For this Christmas blog post, I would like to suggest that the famous poem by Robert Frost, “Stopping by Woods on a Snowy Evening”, is actually about Santa Claus.
Let’s take a look at the poem before we analyze it:
Stopping by Woods on a Snowy Evening
by Robert Frost
Whose woods these are I think I know.
His house is in the village though;
He will not see me stopping here
To watch his woods fill up with snow.
My little horse must think it queer
To stop without a farmhouse near
Between the woods and frozen lake
The darkest evening of the year.
He gives his harness bells a shake
To ask if there is some mistake.
The only other sound’s the sweep
Of easy wind and downy flake.
The woods are lovely, dark and deep,
But I have promises to keep,
And miles to go before I sleep,
And miles to go before I sleep.
Who is this strange man who has stopped in someone else’s woods at night, on a snowy evening? What are all these promises he has to keep? Why so many miles to travel?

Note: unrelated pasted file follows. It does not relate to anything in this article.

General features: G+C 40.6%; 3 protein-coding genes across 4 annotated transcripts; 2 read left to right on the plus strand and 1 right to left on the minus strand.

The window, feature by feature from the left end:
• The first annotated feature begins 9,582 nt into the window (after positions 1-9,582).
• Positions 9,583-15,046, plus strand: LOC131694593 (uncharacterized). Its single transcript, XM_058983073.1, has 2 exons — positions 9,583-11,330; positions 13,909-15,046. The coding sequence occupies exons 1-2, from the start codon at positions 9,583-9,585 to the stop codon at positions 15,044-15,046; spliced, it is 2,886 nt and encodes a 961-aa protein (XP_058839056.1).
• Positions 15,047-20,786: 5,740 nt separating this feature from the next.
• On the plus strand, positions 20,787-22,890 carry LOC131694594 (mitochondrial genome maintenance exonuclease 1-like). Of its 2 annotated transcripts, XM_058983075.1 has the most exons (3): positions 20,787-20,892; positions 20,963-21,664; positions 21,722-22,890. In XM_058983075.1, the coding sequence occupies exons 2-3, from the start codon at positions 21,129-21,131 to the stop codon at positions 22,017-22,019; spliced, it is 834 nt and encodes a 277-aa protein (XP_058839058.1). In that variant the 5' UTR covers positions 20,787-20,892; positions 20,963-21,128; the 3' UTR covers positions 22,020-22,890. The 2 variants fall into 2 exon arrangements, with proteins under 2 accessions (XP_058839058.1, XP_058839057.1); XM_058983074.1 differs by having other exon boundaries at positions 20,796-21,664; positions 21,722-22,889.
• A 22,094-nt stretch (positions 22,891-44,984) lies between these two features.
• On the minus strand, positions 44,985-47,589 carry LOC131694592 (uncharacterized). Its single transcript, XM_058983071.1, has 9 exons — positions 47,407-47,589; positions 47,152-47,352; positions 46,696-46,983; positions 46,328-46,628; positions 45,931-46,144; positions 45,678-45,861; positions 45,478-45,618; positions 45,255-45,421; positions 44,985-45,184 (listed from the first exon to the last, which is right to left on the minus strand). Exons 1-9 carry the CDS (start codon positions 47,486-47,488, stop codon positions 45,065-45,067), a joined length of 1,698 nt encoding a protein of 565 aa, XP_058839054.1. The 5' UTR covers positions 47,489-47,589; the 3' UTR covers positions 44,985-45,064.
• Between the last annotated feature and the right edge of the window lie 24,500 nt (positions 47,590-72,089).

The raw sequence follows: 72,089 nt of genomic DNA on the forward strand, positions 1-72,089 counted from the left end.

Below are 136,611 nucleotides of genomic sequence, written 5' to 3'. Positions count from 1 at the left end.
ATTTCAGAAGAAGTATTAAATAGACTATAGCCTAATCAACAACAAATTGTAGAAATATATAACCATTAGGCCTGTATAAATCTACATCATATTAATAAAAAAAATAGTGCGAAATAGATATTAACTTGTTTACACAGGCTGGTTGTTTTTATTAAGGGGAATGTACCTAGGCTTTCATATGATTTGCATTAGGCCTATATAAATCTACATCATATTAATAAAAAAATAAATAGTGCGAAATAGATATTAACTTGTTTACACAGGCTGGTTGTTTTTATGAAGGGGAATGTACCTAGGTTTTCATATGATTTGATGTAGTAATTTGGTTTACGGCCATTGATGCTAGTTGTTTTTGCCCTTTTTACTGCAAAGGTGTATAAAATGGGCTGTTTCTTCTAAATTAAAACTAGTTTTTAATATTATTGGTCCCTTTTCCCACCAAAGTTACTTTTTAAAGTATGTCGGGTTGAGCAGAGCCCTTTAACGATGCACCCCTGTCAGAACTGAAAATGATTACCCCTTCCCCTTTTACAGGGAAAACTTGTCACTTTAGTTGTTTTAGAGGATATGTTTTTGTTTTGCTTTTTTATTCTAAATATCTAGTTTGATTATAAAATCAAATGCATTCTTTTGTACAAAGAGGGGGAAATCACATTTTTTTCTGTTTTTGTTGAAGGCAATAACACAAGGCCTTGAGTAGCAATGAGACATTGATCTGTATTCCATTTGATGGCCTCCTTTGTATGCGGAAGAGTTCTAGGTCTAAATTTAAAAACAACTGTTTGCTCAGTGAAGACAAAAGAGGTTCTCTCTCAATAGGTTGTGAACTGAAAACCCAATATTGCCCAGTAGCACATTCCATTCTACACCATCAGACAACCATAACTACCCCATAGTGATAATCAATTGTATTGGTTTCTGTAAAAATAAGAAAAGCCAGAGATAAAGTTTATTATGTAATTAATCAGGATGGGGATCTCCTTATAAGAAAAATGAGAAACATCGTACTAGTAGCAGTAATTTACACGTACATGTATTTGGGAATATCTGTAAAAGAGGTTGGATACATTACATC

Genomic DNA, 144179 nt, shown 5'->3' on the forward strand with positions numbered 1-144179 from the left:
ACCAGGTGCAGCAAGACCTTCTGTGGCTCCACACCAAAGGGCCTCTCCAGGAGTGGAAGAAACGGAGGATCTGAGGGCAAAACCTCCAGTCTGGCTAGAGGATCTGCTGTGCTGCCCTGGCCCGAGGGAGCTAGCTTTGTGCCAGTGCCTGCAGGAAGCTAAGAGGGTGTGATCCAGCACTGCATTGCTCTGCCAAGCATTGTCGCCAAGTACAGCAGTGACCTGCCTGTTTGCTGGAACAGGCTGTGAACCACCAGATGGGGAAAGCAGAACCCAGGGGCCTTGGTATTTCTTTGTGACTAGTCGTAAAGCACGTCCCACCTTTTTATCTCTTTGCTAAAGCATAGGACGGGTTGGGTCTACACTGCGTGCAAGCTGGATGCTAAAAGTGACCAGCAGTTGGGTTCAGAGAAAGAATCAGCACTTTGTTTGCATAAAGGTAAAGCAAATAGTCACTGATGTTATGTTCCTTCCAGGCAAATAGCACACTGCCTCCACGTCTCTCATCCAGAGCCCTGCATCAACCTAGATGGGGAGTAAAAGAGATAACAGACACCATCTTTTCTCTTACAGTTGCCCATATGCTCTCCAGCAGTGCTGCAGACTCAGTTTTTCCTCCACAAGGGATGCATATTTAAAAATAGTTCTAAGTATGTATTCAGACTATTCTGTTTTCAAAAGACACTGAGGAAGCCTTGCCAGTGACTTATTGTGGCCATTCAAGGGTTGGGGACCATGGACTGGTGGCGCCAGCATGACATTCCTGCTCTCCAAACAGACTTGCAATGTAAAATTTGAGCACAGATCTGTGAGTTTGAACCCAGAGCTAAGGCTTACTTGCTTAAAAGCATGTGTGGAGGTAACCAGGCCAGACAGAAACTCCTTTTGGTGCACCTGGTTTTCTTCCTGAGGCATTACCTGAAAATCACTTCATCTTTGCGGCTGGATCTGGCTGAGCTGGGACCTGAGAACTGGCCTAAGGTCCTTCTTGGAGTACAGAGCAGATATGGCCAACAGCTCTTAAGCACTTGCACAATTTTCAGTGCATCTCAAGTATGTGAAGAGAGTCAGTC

The “darkest evening of the year” would be the 21st of December. But perhaps Frost has taken some liberties here. “The third darkest evening of the year” doesn’t quite fit in the established meter, and isn’t quite as neat.
The harness bells evoke a reindeer, and the animal appears in a stanza rhyming on queer/near/year. Is “reindeer” being playfully implied by rhyme?
In the third stanza, the animal is asking about a mistake, which the speaker has stopped in the woods to check. He is checking the list (a second time).
The opening stanza introduces our speaker, and it rhymes on know/though/snow. Playfully implying “ho-ho-ho” through rhyme?
This is a poem about Santa Claus.